The Employment Relations Authority held that the company was in breach of its duty to inquire fully into the circumstances of Buck’s withdrawal from the workplace. The breach was sufficient to constitute dismissal, either actual or constructive. The company was ordered to pay Buck lost remuneration and compensation.

Case example: Employee contacted boss by text

In Labour Inspector v Allied Investments Ltd (2009), the employee suffered a severe migraine and took medication for it, which meant he was unable to work his shift that night. He sent a text message advising his employer of this.

The next day, a meeting was held where he was told that a text message was not a sufficient way of giving notice of taking sick leave. The discussion went on to other performance lapses, and a previous verbal warning for poor performance. The decision was made to dismiss Campbell, and he accepted that his dismissal was justified.

However, the employer deducted several hundred dollars from Campbell’s holiday pay, on the basis that it was permitted to do so under the abandonment clause of the employment agreement. It claimed that Campbell was absent without notice when he suffered his migraine, and therefore had abandoned his employment.

The Employment Relations Authority determined that Campbell had not abandoned his employment. The employer knew of Campbell’s intended absence, even if a text message was not the appropriate method of notification. The employer was ordered to pay the outstanding wages.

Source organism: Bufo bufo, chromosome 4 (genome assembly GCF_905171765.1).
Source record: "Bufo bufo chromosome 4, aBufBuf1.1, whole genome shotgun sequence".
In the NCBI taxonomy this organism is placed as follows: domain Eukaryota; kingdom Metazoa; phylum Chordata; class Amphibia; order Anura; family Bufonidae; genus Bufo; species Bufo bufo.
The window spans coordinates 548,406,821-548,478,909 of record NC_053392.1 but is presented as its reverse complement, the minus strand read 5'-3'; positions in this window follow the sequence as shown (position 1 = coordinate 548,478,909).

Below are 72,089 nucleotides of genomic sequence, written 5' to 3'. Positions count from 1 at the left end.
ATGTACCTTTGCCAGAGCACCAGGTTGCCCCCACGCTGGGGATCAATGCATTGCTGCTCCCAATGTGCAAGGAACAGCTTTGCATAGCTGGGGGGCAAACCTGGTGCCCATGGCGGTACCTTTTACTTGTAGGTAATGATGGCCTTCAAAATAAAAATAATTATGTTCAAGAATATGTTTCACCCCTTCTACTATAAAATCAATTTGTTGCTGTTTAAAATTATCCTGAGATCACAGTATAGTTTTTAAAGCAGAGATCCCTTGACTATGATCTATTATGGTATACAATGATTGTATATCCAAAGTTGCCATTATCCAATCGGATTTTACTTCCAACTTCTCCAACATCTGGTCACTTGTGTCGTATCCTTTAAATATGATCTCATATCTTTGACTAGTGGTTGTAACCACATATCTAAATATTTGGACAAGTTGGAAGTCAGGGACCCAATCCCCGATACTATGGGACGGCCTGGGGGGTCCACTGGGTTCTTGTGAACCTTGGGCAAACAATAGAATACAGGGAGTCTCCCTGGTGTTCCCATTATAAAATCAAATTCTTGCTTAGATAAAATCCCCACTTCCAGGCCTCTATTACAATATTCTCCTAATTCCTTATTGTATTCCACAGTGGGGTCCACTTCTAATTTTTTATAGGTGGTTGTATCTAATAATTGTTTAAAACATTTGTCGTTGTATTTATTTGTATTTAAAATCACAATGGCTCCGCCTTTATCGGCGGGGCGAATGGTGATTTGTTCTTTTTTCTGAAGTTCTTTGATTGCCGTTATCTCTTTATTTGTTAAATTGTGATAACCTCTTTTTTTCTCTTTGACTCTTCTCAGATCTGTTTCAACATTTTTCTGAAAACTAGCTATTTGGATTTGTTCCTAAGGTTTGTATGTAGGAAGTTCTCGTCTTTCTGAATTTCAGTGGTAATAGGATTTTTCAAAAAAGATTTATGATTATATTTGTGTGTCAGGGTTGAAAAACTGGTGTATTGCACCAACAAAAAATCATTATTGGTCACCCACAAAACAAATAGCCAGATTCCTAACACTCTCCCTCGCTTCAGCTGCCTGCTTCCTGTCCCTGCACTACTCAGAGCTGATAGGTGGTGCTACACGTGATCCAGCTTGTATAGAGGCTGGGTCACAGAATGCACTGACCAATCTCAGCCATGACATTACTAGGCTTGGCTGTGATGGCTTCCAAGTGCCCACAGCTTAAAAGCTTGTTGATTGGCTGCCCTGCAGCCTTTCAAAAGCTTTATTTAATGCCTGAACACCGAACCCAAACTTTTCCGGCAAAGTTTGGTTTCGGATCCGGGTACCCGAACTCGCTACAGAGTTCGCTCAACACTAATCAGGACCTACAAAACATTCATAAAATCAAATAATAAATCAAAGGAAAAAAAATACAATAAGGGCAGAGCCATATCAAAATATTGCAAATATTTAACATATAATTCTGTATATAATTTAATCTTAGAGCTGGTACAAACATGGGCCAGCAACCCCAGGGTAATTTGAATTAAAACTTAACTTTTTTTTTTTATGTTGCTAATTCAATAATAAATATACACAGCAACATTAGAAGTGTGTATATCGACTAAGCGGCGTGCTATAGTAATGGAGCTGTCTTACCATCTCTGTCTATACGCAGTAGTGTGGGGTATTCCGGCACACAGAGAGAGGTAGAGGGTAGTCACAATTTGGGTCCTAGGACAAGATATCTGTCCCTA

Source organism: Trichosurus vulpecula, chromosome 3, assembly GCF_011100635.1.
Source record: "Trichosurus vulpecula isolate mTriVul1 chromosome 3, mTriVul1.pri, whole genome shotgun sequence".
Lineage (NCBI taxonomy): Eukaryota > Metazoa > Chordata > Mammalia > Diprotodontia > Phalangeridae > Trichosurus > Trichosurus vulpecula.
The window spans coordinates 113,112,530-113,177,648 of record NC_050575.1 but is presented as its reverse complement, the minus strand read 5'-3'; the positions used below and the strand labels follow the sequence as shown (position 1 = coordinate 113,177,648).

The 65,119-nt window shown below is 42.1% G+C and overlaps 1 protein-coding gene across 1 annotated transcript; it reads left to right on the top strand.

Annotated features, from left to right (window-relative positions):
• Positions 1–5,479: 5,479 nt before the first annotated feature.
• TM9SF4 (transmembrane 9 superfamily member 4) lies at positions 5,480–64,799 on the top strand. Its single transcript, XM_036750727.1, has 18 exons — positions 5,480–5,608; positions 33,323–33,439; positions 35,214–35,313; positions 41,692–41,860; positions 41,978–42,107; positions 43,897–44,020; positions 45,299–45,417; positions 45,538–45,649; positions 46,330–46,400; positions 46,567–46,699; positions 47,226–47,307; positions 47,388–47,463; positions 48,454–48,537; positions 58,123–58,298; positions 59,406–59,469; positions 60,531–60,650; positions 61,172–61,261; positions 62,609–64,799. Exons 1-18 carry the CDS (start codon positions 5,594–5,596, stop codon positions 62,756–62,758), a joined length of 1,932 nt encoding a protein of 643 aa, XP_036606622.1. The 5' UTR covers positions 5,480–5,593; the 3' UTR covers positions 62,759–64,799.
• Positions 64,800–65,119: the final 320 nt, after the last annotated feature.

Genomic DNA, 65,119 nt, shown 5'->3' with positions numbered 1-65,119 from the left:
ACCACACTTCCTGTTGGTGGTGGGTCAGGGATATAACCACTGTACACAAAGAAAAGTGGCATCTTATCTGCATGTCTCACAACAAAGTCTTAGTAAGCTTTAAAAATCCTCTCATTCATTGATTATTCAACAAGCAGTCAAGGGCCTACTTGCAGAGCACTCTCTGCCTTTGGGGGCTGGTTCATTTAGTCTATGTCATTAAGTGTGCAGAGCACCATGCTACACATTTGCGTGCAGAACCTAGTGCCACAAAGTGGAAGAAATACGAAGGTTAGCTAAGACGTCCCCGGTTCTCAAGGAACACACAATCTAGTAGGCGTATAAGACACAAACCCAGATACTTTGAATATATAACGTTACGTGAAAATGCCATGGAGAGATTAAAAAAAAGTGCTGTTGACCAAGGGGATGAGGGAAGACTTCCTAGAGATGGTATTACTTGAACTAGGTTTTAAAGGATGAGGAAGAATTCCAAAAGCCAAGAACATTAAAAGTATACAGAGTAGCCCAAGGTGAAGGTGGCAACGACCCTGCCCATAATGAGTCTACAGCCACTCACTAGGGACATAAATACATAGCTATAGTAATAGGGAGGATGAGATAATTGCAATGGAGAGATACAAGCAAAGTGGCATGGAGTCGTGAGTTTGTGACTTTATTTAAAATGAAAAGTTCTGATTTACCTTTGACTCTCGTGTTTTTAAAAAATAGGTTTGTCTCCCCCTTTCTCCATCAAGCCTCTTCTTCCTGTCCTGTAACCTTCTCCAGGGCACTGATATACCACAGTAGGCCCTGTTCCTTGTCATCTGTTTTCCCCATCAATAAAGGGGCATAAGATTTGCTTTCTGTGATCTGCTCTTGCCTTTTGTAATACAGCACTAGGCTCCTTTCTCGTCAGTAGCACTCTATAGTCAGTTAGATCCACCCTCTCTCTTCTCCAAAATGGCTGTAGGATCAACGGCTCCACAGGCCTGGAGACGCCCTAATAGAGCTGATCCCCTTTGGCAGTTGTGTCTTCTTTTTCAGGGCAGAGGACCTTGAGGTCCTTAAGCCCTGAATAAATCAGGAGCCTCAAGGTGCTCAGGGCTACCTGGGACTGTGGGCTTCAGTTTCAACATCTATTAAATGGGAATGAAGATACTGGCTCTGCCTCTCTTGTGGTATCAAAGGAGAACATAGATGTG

Case example: Employer did not establish there was no ‘good cause’

In Brown v Five Star Pork (NZ) Ltd ( 2008), Brown did not attend work for 3 working days in a row. The first day was following the night of Brown’s brother’s party, the second day was when he attended a court appearance for drink driving charges, and the third day was when he was looking for a lawyer to represent him.

On the third day, Brown’s employer tried to contact him by phone, without success, and terminated his employment on the basis of the abandonment clause in his employment agreement.

The Employment Relations Authority determined that Brown's dismissal was unjustified. The employer had not established that there was no “good cause” for the absence.

Attempts to do so consisted only of one unanswered telephone call, asking the employee with whom Brown got a lift to work if he knew any reason for the absence, and checking the night answer phone at the factory to see if Brown had left a message (which he had not).

The Authority stated that the good faith obligations under the Employment Relations Act 2000, particularly since the 2004 amendments (requiring parties in an employment relationship to be responsive and communicative), place a higher threshold than previously on employers considering whether a worker has abandoned a job.

Case example: Employer not required to revisit employment after abandonment

In McKnight v Byrnecut Mining (NZ) Ltd (2010), McKnight went home sick without telling her manager. Her manager tried to contact her, but was unsuccessful.

McKnight spoke to someone at a company associated with her employer, but did not directly contact her employer.

After an absence of 3 working days with no direct contact from McKnight to her manager, the company wrote to her to let her know her employment was terminated by way of the abandonment clause in her employment agreement.

The Employment Relations Authority observed that the law is that once the conditions of the abandonment clause have been met, the employment relationship ceases.

There was absolutely no duty on the employer to revisit the end of the employment after the abandonment period.